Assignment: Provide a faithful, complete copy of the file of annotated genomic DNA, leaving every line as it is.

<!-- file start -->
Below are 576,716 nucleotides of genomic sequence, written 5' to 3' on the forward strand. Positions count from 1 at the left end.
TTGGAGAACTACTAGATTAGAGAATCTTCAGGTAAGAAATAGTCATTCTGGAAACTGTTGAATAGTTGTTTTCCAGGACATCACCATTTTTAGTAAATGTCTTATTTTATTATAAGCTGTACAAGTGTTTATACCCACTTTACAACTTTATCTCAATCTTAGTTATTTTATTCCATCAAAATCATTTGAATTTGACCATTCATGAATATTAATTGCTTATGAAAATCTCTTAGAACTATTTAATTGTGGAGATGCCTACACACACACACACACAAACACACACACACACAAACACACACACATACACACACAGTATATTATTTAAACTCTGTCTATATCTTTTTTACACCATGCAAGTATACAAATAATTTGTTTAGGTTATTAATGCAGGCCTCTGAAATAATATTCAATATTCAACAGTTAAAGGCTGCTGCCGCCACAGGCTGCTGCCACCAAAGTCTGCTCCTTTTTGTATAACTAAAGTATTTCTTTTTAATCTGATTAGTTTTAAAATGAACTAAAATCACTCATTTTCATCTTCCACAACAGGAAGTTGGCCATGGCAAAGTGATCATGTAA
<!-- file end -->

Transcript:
Below are 576,716 nucleotides of genomic sequence, written 5' to 3' on the forward strand. Positions count from 1 at the left end.
TTGGAGAACTACTAGATTAGAGAATCTTCAGGTAAGAAATAGTCATTCTGGAAACTGTTGAATAGTTGTTTTCCAGGACATCACCATTTTTAGTAAATGTCTTATTTTATTATAAGCTGTACAAGTGTTTATACCCACTTTACAACTTTATCTCAATCTTAGTTATTTTATTCCATCAAAATCATTTGAATTTGACCATTCATGAATATTAATTGCTTATGAAAATCTCTTAGAACTATTTAATTGTGGAGATGCCTACACACACACACACACAAACACACACACACACAAACACACACACATACACACACAGTATATTATTTAAACTCTGTCTATATCTTTTTTACACCATGCAAGTATACAAATAATTTGTTTAGGTTATTAATGCAGGCCTCTGAAATAATATTCAATATTCAACAGTTAAAGGCTGCTGCCGCCACAGGCTGCTGCCACCAAAGTCTGCTCCTTTTTGTATAACTAAAGTATTTCTTTTTAATCTGATTAGTTTTAAAATGAACTAAAATCACTCATTTTCATCTTCCACAACAGGAAGTTGGCCATGGCAAAGTGATCATGTAA